Labor[edit]

The labor distortion: sources of lower cost labor may justify greater transport distances and become the primary determinant in production.

Unskilled labor
industries such as the garment industry require cheap unskilled laborers to complete activities that are not mechanized. They are often termed "ubiquitous" meaning they can be found everywhere. Its pull is due to low wages, little unionization and young employees.
Skilled labor
High tech firms, such as those located in Silicon Valley, require exceptionally skilled professionals. Skilled labor is often difficult to find and is more mobile than unskilled labor.

Agglomeration and deglomeration[edit]

Agglomeration is the phenomenon of spatial clustering, or a concentration of firms in a relatively small area. The clustering and linkages allow individual firms to enjoy both internal and external economies. Auxiliary industries, specialized machines or services used only occasionally by larger firms, tend to be located in agglomeration areas, not just to lower costs but to serve the bigger populations.

Deglomeration occurs when companies and services leave because of the diseconomies of industries’ excessive concentration. Firms who can achieve economies by increasing their scale of industrial activities benefit from agglomeration. However, after reaching an optimal size, local facilities may become over-taxed, lead to an offset of initial advantages and increase in PC. Then the force of agglomeration may eventually be replaced by other forces which promote deglomeration.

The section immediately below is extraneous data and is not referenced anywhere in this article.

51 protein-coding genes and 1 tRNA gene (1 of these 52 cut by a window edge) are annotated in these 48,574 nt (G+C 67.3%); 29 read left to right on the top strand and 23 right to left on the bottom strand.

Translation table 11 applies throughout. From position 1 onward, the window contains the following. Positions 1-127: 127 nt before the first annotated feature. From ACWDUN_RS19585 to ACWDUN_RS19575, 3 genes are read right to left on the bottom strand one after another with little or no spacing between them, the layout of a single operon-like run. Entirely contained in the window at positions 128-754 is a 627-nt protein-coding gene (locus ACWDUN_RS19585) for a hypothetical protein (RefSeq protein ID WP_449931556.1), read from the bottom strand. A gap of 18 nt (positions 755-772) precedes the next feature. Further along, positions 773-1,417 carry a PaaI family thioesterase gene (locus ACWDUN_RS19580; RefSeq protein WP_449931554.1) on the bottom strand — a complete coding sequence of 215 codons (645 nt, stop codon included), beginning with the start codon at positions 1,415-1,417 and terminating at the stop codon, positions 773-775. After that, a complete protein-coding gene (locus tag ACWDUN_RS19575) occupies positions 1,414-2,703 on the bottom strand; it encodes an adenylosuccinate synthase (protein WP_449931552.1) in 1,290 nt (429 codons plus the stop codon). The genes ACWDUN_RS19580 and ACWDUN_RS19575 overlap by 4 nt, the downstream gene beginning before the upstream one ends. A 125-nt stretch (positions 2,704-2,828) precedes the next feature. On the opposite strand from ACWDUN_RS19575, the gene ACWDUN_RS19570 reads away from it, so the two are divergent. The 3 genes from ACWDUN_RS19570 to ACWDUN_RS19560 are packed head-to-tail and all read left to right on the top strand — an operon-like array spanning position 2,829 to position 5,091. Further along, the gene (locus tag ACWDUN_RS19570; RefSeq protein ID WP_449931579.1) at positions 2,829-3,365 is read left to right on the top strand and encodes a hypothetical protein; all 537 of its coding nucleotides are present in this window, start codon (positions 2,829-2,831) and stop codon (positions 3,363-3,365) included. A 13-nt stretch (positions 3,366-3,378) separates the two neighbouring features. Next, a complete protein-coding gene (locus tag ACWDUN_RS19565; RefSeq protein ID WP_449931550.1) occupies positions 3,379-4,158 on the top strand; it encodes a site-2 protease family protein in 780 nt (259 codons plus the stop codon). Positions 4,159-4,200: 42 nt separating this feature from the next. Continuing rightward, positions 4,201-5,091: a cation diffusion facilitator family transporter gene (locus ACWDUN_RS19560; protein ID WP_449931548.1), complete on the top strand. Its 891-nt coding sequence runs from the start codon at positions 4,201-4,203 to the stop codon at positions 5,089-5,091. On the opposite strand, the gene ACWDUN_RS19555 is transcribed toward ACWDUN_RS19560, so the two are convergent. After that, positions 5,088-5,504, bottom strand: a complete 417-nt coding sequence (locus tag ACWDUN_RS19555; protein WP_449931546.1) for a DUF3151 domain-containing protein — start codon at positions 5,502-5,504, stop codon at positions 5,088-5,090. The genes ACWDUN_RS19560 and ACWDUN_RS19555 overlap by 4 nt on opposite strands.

Globalization[edit]

Similarly, industrial activity is considered a secondary economic activity, and is also discussed as manufacturing. Industrial activity can be broken down further to include the following activities: processing, the creation of intermediate parts, final assembly. Today with multinational corporations, the three activities listed above may occur outside MDCs.

Weber's theory can explain some of the causes for current movement, yet such discussion did not come from Weber himself. Weber found industrial activity the least expensive to produce. Least cost location then implies marketing the product at the least cost to the consumer, much like retailers attempt to obtain large market shares today. Economically, it is explained as one way to make a profit; creating the cheapest product for the consumer market leads to greater volume of sales and hence, greater profits. Therefore, companies that do not take the time to locate the cheapest inputs or the largest markets would not succeed, since their product costs more to produce and costs the consumer more.

His theory has five assumptions. His first assumption is known as the isotropic plain assumption. This means the model is operative in a single country with a uniform topography, climate, technology, economic system. His second assumption is that only one finished product is considered at a time, and the product is shipped to a single market. The third assumption is raw materials are fixed at certain locations, and the market is also a known fixed location. The fourth assumption is labor is fixed geographically but is available in unlimited quantities at any production site selected. The final assumption is that transport costs are a direct function of weight of the item and the distance shipped.